The towers will serve two purposes: (1) provide additional nesting locations for an urban bird species experiencing declining populations and (2) encourage others to take actions, such as keeping masonry chimneys uncapped or cleaning their chimney during October through April, when Chimney Swifts are not usually present. Another exciting aspect of Wings Over Indy is providing hands-on conservation experience to students in Marion County right at their own school. No need to take a bus to some distant park. They are making a difference at their neighborhood school. And, they are having fun using tools and learning about swifts in the process. That is way cool!
|Cold Spring School students assembling a section of the tower|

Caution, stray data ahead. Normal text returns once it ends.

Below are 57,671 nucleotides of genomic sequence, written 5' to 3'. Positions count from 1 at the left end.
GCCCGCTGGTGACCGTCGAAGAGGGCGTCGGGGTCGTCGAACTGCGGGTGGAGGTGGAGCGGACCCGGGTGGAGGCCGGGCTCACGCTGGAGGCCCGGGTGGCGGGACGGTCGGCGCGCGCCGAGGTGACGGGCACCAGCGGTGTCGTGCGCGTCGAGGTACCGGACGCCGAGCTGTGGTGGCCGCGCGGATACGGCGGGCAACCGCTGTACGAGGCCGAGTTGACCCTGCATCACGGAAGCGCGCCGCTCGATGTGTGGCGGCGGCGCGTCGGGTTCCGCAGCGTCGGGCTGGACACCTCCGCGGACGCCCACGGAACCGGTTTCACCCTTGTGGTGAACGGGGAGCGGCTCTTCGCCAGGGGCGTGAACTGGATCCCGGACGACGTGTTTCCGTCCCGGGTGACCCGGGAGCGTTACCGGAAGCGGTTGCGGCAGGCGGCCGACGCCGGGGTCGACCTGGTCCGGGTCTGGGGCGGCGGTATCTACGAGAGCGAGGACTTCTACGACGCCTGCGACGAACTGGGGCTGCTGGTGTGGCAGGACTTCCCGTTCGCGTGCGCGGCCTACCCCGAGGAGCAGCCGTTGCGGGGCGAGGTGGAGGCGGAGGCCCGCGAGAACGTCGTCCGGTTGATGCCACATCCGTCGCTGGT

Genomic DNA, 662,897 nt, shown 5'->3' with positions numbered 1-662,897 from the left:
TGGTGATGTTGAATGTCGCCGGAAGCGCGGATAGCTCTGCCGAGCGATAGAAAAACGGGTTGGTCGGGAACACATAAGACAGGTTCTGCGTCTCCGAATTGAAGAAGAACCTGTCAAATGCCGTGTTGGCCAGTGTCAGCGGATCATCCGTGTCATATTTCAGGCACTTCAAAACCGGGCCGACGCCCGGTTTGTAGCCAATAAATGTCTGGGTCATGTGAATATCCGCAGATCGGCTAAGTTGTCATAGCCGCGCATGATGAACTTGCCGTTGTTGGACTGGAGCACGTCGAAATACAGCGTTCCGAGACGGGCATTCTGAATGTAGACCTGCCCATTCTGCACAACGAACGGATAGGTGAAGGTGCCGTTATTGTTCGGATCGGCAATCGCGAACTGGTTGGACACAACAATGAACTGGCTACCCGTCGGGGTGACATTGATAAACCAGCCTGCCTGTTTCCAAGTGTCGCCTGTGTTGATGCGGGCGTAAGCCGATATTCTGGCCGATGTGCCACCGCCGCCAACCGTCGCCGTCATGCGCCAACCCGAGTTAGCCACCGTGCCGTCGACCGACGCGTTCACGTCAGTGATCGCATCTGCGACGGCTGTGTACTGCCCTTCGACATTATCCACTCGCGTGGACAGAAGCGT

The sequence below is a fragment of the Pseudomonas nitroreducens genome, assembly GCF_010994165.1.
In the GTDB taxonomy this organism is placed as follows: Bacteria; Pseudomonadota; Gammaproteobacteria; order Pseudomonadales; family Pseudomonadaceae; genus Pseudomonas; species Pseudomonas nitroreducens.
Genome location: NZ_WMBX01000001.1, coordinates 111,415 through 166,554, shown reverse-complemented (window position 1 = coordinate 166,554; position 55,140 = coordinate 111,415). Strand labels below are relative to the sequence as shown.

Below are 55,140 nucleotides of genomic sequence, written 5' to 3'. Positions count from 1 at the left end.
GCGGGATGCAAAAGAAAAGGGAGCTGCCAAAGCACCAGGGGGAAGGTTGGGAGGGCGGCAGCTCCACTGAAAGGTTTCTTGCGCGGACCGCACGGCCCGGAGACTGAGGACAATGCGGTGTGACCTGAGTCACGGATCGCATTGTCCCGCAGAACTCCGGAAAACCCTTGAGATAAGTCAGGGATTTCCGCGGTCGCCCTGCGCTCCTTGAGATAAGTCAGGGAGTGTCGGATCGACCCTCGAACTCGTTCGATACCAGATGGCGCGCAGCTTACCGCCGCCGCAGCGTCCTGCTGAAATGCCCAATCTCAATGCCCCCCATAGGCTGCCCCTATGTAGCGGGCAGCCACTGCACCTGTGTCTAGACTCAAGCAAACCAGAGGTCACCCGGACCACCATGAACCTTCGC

Working with the students from the two schools was amazing. Both schools have a predominant minority student population that have been underexposed to environmental education. Usually, environmental education for these schools entails the students boarding a bus for a field trip to a distant (to them) park where they learn about nature. We are letting the students know that nature is all around them, even where they live and learn. Engaging the students to make a difference at their own school or neighborhood empowers them to be better environmental stewards in the future. This is a win for the Chimney Swifts; a win for the students; and a win for Amos W. Butler Audubon.
|Brook Park students dedicating a tower they were helping to build!|